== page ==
Marvelous melatonin

If you’re like me and thought melatonin is basically all about promoting sleep, get ready to look at melatonin in a whole new light. I’ve discovered that supporting sleep is only the tip of the iceberg when it comes to the many functions of melatonin, and thought I’d share my insights with our NeuroScience friends.

Melatonin synthesis

Studying the melatonin synthesis biochemical pathway may help you fall asleep.

Okay, so let’s start with sleep. Following the onset of darkness, there is a surge in melatonin secretion from the pineal gland that initiates the onset of sleep. Circulating, pineal-derived melatonin continues to rise until the middle of the night and then falls again by morning. This nocturnal elevation is essential for sleep and for regulating the body’s circadian rhythm. Messing with this diurnal variation in melatonin output disrupts not only sleep, but numerous other biological processes that follow a circadian pattern as well.

In addition to promoting sleep onset, melatonin supports sleep quality by increasing levels of gamma-aminobutyric acid, or GABA, in the hypothalamus (Xu et al., 1995). Melatonin also reduces the negative effects of glutamate signaling (Kumar and Singh, 2009). Consequently, melatonin can reduce stress and anxiety. And by promoting restful, restorative sleep and reducing stress, melatonin can help prevent short-term cognitive deficits.

Now let’s move beyond sleep. Melatonin’s well-documented antioxidant effects are at least as important as its sleep benefits. These effects are triggered by (1) its own intrinsic antioxidant activity; (2) upregulation of other antioxidant systems such as glutathione peroxidase, glutathione reductase, and superoxide dismutases; and (3) down-regulation of pro-oxidative enzymes (Hardeland and Pandi-Perumal, 2005; Kumar and Singh, 2009).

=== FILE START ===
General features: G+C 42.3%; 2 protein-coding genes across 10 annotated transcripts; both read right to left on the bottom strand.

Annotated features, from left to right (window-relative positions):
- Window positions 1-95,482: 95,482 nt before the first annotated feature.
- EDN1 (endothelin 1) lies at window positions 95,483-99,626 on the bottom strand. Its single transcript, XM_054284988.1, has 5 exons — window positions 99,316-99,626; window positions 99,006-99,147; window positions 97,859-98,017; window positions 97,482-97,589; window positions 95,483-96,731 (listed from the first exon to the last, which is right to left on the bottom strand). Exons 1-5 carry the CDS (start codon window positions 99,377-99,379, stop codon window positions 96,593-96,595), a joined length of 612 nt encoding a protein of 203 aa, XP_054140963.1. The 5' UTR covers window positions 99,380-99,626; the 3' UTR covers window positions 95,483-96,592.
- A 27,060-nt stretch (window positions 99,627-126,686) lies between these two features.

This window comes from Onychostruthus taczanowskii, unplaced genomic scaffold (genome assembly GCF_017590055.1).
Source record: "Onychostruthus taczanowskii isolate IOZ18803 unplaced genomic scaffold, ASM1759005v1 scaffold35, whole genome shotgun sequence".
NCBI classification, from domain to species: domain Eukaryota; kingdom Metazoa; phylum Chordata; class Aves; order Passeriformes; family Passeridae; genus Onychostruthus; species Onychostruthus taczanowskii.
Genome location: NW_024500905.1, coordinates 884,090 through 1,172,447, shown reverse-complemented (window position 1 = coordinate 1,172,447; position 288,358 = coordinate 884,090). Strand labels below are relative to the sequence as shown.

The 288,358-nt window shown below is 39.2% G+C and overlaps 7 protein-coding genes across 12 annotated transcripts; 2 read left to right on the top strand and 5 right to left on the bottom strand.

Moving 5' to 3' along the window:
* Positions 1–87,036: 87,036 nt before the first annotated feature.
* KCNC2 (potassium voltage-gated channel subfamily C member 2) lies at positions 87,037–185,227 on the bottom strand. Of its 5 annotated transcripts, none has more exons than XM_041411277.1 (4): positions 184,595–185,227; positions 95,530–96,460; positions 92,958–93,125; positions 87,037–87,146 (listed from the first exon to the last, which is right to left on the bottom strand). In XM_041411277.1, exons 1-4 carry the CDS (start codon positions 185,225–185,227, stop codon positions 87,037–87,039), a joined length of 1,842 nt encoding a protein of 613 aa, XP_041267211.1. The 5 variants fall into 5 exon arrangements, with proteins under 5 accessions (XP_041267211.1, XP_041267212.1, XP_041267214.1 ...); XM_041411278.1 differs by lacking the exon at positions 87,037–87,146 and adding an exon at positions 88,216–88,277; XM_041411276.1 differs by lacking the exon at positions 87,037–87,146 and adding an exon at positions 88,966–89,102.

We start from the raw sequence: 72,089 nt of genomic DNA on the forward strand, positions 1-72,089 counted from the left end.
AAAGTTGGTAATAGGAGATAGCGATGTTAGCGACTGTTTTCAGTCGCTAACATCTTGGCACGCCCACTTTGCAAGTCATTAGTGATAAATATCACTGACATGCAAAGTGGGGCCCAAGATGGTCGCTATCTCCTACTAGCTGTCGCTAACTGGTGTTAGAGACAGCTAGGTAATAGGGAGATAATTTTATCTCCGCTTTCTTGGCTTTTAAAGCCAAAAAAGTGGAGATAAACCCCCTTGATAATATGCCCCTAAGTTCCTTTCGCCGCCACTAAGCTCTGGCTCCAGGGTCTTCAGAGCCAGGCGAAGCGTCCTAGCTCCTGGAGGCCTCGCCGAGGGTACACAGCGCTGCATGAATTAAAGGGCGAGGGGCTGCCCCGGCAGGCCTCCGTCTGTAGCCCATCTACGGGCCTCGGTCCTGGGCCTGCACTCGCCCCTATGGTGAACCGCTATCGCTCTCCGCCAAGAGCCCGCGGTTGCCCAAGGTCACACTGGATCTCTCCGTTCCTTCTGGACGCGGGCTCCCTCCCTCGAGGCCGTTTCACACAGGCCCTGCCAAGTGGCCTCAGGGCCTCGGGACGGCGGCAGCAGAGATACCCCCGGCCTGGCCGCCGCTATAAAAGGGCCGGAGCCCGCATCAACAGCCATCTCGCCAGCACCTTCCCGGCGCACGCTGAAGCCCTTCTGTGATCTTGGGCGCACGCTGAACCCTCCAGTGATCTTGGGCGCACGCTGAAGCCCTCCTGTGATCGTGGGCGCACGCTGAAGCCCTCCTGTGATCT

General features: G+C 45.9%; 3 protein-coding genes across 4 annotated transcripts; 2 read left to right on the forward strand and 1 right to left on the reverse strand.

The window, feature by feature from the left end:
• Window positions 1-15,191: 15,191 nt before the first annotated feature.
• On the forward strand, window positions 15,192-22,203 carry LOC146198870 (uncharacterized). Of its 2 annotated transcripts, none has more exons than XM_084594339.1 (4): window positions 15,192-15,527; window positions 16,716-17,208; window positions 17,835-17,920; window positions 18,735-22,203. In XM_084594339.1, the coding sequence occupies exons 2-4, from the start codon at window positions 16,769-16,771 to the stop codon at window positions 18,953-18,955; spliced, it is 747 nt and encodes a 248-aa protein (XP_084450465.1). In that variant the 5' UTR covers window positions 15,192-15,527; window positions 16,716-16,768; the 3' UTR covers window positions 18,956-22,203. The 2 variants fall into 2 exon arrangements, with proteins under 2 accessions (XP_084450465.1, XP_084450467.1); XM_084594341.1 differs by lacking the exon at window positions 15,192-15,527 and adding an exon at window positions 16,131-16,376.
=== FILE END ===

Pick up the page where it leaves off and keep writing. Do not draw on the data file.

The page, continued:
marvelous melatonin

What can’t melatonin do?

But the marvels of melatonin aren’t restricted to the brain. Melatonin can aid in digestion and may be useful in  managing constipation and other smooth muscle-related health issues (Pozo, 2010).

You may have noted that several conditions I’ve mentioned in this post occur more frequently with aging. Probably not coincidentally, nighttime melatonin production decreases as we get older.  Melatonin may combat the aging of the immune system, or immunosenescence (Cardinali, 2008). And finally, the observation that calorie restriction can help prolong lifespan has recently been complemented by observations that hunger boosts gastrointestinal melatonin production (Bubenik and Konturek, 2011). Coincidence? Maybe, but given a choice between melatonin and feeling hungry every day…I’ll take the melatonin!

About Jeannemarie Beiseigel, PhD, RD

Jeannemarie is a Registered Dietitian with a PhD in Human Nutrition, Foods & Exercise from Virginia Tech. She is a self-employeed nutrition consultant. As a scientist, she relies on the evidence to guide her beliefs, practices and recommendations. That said, she is open-minded to new approaches and recognizes that there is no one-size-fits-all, particularly when it does to diet and health. Jeannemarie enjoys keeping abreast of new foods on the market and in restaurants along with their nutritional value (or lack thereof!). She's currently working w/ Nomolos Inc. on development and advancement of its weight-management app, Zestar, for i-phones and such. And she's keeping herself abreast of new regulations and advances in food label regulations, restaurant nutrition postings, revising of the school nutrition and health programs, and developing science in nutrition, food science and integrative health.
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